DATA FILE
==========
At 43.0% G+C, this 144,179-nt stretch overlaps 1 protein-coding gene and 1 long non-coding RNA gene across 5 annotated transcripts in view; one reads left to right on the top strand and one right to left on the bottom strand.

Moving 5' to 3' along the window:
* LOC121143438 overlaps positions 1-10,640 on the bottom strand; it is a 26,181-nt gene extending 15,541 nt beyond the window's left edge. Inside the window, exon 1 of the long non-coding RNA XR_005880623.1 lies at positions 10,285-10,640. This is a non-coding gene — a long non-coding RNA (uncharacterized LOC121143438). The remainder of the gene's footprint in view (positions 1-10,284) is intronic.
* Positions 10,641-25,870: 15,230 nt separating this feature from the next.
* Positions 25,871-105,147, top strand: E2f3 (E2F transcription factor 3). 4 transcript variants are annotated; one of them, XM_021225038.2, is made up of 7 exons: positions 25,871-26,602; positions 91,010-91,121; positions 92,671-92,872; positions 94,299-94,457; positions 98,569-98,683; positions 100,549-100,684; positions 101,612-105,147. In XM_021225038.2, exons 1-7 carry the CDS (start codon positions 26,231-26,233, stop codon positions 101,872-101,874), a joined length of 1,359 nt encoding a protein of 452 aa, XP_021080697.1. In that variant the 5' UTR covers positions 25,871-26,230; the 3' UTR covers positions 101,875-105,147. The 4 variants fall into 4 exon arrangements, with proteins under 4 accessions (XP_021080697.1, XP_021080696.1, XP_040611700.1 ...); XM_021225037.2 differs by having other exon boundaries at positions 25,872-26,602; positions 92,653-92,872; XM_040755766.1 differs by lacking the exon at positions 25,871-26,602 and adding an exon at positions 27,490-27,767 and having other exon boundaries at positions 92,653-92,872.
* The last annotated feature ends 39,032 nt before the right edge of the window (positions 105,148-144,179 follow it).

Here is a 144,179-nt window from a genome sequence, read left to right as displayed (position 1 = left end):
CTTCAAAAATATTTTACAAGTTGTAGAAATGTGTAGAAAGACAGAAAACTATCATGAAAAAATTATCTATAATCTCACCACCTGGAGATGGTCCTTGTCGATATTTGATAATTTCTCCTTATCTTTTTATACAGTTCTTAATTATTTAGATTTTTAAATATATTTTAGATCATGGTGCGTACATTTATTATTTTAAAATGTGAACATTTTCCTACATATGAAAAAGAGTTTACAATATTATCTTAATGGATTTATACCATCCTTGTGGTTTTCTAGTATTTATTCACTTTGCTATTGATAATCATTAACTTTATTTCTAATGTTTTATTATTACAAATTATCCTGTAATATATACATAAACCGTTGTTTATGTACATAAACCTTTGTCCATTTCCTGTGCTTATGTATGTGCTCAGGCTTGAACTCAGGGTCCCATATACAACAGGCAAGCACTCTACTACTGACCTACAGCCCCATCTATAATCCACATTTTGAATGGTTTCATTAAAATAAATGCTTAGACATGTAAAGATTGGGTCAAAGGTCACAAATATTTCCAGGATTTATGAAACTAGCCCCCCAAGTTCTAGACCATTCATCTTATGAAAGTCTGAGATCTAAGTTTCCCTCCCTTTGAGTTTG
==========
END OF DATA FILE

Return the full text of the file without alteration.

At 43.0% G+C, this 144,179-nt stretch overlaps 1 protein-coding gene and 1 long non-coding RNA gene across 5 annotated transcripts in view; one reads left to right on the top strand and one right to left on the bottom strand.

Moving 5' to 3' along the window:
* LOC121143438 overlaps positions 1-10,640 on the bottom strand; it is a 26,181-nt gene extending 15,541 nt beyond the window's left edge. Inside the window, exon 1 of the long non-coding RNA XR_005880623.1 lies at positions 10,285-10,640. This is a non-coding gene — a long non-coding RNA (uncharacterized LOC121143438). The remainder of the gene's footprint in view (positions 1-10,284) is intronic.
* Positions 10,641-25,870: 15,230 nt separating this feature from the next.
* Positions 25,871-105,147, top strand: E2f3 (E2F transcription factor 3). 4 transcript variants are annotated; one of them, XM_021225038.2, is made up of 7 exons: positions 25,871-26,602; positions 91,010-91,121; positions 92,671-92,872; positions 94,299-94,457; positions 98,569-98,683; positions 100,549-100,684; positions 101,612-105,147. In XM_021225038.2, exons 1-7 carry the CDS (start codon positions 26,231-26,233, stop codon positions 101,872-101,874), a joined length of 1,359 nt encoding a protein of 452 aa, XP_021080697.1. In that variant the 5' UTR covers positions 25,871-26,230; the 3' UTR covers positions 101,875-105,147. The 4 variants fall into 4 exon arrangements, with proteins under 4 accessions (XP_021080697.1, XP_021080696.1, XP_040611700.1 ...); XM_021225037.2 differs by having other exon boundaries at positions 25,872-26,602; positions 92,653-92,872; XM_040755766.1 differs by lacking the exon at positions 25,871-26,602 and adding an exon at positions 27,490-27,767 and having other exon boundaries at positions 92,653-92,872.
* The last annotated feature ends 39,032 nt before the right edge of the window (positions 105,148-144,179 follow it).

Here is a 144,179-nt window from a genome sequence, read left to right as displayed (position 1 = left end):
CTTCAAAAATATTTTACAAGTTGTAGAAATGTGTAGAAAGACAGAAAACTATCATGAAAAAATTATCTATAATCTCACCACCTGGAGATGGTCCTTGTCGATATTTGATAATTTCTCCTTATCTTTTTATACAGTTCTTAATTATTTAGATTTTTAAATATATTTTAGATCATGGTGCGTACATTTATTATTTTAAAATGTGAACATTTTCCTACATATGAAAAAGAGTTTACAATATTATCTTAATGGATTTATACCATCCTTGTGGTTTTCTAGTATTTATTCACTTTGCTATTGATAATCATTAACTTTATTTCTAATGTTTTATTATTACAAATTATCCTGTAATATATACATAAACCGTTGTTTATGTACATAAACCTTTGTCCATTTCCTGTGCTTATGTATGTGCTCAGGCTTGAACTCAGGGTCCCATATACAACAGGCAAGCACTCTACTACTGACCTACAGCCCCATCTATAATCCACATTTTGAATGGTTTCATTAAAATAAATGCTTAGACATGTAAAGATTGGGTCAAAGGTCACAAATATTTCCAGGATTTATGAAACTAGCCCCCCAAGTTCTAGACCATTCATCTTATGAAAGTCTGAGATCTAAGTTTCCCTCCCTTTGAGTTTG